Only days earlier an evaluation of the Obama White House evoked concern.  Obama Finds That Washington's Habits of Secrecy Die Hard.  Might Americans particularly those who trusted President Obama would change an Administration's corrupt practices, consider, as a candidate, an aspiring Barack Obama built the foundation that now supports him.  The Obama Administration, the Government opts for secrecy in wiretap suit. Those who today continue to purport, "I pledge my allegiance to President, Barack Obama," or even only to his plans, may consider the thought.  Past is prologue.  

If Americans do not acknowledge the significance of early actions on the part of Presidential aspirants, if the people hold onto false hope, the electorate hurts itself.  Rights to privacy lost will not only be retained but also enhanced.  If citizens trust a challenger will be the change we can believe in, even when he reveals he is not, then, we can expect what will come.  Telephones will be tapped.  Surveillance will pass for security.  The fact that Americans allowed the same intrusive policies to persist is our shame.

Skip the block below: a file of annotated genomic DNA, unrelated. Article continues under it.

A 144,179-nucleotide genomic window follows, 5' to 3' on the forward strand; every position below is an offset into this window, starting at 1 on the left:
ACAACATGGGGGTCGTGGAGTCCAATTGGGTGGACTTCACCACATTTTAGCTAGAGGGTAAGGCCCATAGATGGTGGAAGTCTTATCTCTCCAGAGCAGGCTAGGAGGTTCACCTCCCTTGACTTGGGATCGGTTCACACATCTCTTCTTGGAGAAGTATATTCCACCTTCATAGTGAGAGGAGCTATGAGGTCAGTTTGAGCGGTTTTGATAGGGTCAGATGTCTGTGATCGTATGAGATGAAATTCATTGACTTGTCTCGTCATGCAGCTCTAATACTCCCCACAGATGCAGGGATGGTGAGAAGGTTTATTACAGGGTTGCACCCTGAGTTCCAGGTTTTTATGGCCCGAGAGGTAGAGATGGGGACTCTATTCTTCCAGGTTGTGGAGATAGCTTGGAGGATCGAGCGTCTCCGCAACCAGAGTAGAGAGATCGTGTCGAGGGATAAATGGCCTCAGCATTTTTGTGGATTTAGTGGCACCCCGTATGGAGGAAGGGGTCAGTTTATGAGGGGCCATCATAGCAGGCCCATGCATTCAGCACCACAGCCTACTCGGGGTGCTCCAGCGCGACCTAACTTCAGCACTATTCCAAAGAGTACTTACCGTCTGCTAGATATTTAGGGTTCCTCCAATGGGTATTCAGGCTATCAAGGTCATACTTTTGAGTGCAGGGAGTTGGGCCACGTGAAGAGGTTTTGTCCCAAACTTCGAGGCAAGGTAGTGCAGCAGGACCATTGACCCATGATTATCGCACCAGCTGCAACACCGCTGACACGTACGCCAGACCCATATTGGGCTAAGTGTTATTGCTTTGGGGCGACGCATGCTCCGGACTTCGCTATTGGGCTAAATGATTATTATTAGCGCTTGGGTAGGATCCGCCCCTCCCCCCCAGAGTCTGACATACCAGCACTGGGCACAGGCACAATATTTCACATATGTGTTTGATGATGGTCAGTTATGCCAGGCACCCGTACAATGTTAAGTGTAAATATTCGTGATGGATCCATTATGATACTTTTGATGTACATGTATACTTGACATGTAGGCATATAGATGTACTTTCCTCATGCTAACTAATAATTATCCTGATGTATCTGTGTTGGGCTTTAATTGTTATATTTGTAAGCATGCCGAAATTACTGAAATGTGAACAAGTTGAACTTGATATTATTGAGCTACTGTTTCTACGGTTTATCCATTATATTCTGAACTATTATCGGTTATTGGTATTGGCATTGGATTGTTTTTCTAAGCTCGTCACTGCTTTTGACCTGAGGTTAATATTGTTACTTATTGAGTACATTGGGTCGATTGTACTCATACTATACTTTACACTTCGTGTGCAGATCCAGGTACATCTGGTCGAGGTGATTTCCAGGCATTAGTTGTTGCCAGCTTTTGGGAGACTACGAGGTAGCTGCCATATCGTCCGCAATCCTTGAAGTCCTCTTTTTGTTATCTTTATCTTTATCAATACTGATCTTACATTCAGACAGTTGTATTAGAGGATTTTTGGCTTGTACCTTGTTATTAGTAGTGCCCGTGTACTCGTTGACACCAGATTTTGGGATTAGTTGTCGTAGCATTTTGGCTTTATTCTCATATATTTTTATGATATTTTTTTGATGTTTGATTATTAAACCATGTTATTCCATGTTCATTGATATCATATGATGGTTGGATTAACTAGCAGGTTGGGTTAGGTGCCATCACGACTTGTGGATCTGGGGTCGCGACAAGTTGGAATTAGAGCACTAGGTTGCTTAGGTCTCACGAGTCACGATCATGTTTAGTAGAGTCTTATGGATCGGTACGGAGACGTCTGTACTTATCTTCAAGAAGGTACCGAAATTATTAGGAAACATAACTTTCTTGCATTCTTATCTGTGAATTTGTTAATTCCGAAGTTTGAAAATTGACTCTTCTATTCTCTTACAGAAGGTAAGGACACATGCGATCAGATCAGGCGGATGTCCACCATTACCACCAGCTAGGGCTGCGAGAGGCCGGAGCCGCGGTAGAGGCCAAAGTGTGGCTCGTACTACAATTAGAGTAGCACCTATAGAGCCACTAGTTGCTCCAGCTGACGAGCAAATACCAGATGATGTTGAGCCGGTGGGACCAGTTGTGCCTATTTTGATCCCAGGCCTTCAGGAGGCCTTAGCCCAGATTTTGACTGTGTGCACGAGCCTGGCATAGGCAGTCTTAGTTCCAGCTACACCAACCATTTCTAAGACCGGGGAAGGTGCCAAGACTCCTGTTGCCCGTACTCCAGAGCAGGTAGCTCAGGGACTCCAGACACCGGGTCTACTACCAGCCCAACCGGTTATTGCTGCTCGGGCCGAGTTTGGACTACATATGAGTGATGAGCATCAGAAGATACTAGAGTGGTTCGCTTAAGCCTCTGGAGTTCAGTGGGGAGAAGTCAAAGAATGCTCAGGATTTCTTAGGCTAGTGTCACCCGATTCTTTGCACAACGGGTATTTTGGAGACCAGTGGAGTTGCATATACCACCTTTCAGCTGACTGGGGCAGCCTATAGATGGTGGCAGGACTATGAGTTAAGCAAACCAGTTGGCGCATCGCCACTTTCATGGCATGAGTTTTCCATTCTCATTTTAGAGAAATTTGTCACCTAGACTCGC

References; the loss of civil liberties restored . . . 

Senate Approves Bill to Broaden Wiretap Powers,  By Eric Lichtblau.  The New York Times.  July 10, 2008

Bill Clinton says Barack Obama must 'kiss my ass' for his support,  By Tim Shipman in Washington and Philip Sherwell in New York.  Telegraph. June 2008

Obama Responds to FISA Protest on His Web Site, By Sara Wheaton.  The New York Times. July 3, 2008

On Passage of the Bill (H.R. 6304).  U.S. Senate Roll Call Votes 110th Congress - 2nd Session.  July 9, 2008, 02:47 PM

Was Obama's FISA vote "calculated"?  By Alex Koppelman.  Salon. July 10, 2008

Patriot Act HR 3162 RDS  October 24, 2001

Government Defendants' Notice of Motion and Motion to Dismiss and Summary Judgment.  U.S. Department of Justice. Filed April 3, 2009

New and worse secrecy and immunity claims from the Obama DOJ, By Glenn Greenwald.  Salon. April 6, 2009

Government opts for secrecy in wiretap suit, By Bob Egelko.  San Francisco  Chronicle. Tuesday, April 7, 2009·

Obama Finds That Washington's Habits of Secrecy Die Hard.  By Sheryl Gay-Stolberg.  The New York Times. April 4, 2009·

Obama plans huge pledge drive for his policies, By Matthew B. Stannard and Joe Garofoli.  San Francisco Chronicle. Friday, March 20, 2009

Obama's Speech in Turkey a Hit, USA Today.  April 7, 2009
'Hardball with Chris Matthews. Transcript.  MSNBC News.  Monday, April 6, 2009